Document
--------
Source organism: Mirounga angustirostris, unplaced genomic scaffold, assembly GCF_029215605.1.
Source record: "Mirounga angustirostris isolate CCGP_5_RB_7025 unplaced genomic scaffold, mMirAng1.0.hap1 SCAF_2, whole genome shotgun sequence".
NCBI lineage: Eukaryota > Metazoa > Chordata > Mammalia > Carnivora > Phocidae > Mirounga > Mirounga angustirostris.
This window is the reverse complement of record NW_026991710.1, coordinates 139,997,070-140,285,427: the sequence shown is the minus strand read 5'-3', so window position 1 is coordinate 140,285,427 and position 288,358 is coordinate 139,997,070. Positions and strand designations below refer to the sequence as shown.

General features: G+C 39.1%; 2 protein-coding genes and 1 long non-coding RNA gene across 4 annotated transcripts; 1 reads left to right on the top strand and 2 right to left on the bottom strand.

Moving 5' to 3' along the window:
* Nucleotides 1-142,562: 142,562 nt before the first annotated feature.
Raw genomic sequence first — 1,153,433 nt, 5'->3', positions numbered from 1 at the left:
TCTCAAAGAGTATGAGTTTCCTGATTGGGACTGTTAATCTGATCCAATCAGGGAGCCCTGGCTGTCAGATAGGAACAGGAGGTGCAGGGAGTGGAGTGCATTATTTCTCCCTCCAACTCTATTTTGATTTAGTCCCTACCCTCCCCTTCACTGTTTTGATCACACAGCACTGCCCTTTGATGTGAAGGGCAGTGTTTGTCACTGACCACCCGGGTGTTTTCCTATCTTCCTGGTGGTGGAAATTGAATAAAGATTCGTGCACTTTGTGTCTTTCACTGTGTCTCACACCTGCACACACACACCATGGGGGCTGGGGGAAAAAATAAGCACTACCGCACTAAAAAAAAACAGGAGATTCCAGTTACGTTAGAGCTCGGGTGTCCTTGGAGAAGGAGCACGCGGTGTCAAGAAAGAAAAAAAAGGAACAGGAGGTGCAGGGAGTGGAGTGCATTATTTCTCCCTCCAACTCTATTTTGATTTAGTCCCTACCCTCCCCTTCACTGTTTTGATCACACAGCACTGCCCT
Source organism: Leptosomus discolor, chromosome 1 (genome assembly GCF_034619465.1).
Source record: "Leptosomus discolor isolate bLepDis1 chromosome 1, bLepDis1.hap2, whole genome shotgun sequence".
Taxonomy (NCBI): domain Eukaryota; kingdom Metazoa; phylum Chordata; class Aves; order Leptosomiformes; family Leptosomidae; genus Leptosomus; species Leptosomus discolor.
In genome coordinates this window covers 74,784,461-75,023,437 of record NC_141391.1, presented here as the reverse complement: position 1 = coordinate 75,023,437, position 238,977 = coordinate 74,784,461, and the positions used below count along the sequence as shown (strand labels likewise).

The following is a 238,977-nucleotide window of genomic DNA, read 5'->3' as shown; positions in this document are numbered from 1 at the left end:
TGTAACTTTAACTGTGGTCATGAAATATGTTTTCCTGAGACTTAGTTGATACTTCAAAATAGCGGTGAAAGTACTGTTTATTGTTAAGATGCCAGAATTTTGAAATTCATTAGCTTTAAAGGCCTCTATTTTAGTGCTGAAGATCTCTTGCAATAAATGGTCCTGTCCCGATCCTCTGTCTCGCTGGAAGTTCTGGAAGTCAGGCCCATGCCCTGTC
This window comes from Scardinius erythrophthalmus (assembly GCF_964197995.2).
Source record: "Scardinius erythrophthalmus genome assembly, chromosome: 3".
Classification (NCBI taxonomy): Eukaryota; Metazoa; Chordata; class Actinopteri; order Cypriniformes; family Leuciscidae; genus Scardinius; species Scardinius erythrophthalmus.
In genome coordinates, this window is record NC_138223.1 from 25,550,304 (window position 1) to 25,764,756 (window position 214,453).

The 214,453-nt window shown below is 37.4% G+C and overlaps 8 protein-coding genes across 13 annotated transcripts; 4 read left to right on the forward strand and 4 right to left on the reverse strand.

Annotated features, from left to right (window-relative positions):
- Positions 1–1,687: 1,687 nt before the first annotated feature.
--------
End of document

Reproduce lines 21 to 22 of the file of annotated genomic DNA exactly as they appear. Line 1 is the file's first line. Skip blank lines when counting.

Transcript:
Annotated features, from left to right (window-relative positions):
- Positions 1–1,687: 1,687 nt before the first annotated feature.